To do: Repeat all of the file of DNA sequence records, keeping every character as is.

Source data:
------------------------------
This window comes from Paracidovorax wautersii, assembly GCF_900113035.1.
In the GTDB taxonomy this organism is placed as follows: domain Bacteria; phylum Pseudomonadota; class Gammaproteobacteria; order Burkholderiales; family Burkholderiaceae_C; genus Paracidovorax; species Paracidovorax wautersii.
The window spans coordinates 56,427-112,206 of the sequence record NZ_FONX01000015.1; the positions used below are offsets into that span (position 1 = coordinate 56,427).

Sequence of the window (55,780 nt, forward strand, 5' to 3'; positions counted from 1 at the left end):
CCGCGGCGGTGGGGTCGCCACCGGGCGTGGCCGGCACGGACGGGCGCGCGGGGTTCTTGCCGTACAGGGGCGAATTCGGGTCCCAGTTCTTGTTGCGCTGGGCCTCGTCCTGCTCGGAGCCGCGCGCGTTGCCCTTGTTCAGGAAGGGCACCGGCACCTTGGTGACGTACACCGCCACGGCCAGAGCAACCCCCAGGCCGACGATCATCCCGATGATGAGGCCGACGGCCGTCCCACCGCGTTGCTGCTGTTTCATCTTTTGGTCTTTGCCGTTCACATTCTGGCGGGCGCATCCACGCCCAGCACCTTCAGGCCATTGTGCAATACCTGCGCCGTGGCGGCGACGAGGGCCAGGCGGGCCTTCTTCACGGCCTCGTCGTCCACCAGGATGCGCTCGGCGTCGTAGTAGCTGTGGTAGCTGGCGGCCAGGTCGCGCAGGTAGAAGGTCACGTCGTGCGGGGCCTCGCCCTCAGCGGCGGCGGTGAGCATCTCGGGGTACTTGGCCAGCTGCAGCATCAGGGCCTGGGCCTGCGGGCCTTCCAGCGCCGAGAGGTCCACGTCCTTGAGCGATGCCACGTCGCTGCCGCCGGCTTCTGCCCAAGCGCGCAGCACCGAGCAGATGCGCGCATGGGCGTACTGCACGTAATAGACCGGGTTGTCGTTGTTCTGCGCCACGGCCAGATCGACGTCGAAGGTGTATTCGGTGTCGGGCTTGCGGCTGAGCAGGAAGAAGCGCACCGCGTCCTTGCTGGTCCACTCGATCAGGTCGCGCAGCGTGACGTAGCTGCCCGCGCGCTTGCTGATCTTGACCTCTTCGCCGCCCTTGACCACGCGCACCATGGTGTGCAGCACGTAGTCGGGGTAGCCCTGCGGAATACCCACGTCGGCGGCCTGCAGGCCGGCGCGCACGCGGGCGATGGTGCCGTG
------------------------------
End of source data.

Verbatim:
This window comes from Paracidovorax wautersii, assembly GCF_900113035.1.
In the GTDB taxonomy this organism is placed as follows: domain Bacteria; phylum Pseudomonadota; class Gammaproteobacteria; order Burkholderiales; family Burkholderiaceae_C; genus Paracidovorax; species Paracidovorax wautersii.
The window spans coordinates 56,427-112,206 of the sequence record NZ_FONX01000015.1; the positions used below are offsets into that span (position 1 = coordinate 56,427).

Sequence of the window (55,780 nt, forward strand, 5' to 3'; positions counted from 1 at the left end):
CCGCGGCGGTGGGGTCGCCACCGGGCGTGGCCGGCACGGACGGGCGCGCGGGGTTCTTGCCGTACAGGGGCGAATTCGGGTCCCAGTTCTTGTTGCGCTGGGCCTCGTCCTGCTCGGAGCCGCGCGCGTTGCCCTTGTTCAGGAAGGGCACCGGCACCTTGGTGACGTACACCGCCACGGCCAGAGCAACCCCCAGGCCGACGATCATCCCGATGATGAGGCCGACGGCCGTCCCACCGCGTTGCTGCTGTTTCATCTTTTGGTCTTTGCCGTTCACATTCTGGCGGGCGCATCCACGCCCAGCACCTTCAGGCCATTGTGCAATACCTGCGCCGTGGCGGCGACGAGGGCCAGGCGGGCCTTCTTCACGGCCTCGTCGTCCACCAGGATGCGCTCGGCGTCGTAGTAGCTGTGGTAGCTGGCGGCCAGGTCGCGCAGGTAGAAGGTCACGTCGTGCGGGGCCTCGCCCTCAGCGGCGGCGGTGAGCATCTCGGGGTACTTGGCCAGCTGCAGCATCAGGGCCTGGGCCTGCGGGCCTTCCAGCGCCGAGAGGTCCACGTCCTTGAGCGATGCCACGTCGCTGCCGCCGGCTTCTGCCCAAGCGCGCAGCACCGAGCAGATGCGCGCATGGGCGTACTGCACGTAATAGACCGGGTTGTCGTTGTTCTGCGCCACGGCCAGATCGACGTCGAAGGTGTATTCGGTGTCGGGCTTGCGGCTGAGCAGGAAGAAGCGCACCGCGTCCTTGCTGGTCCACTCGATCAGGTCGCGCAGCGTGACGTAGCTGCCCGCGCGCTTGCTGATCTTGACCTCTTCGCCGCCCTTGACCACGCGCACCATGGTGTGCAGCACGTAGTCGGGGTAGCCCTGCGGAATACCCACGTCGGCGGCCTGCAGGCCGGCGCGCACGCGGGCGATGGTGCCGTG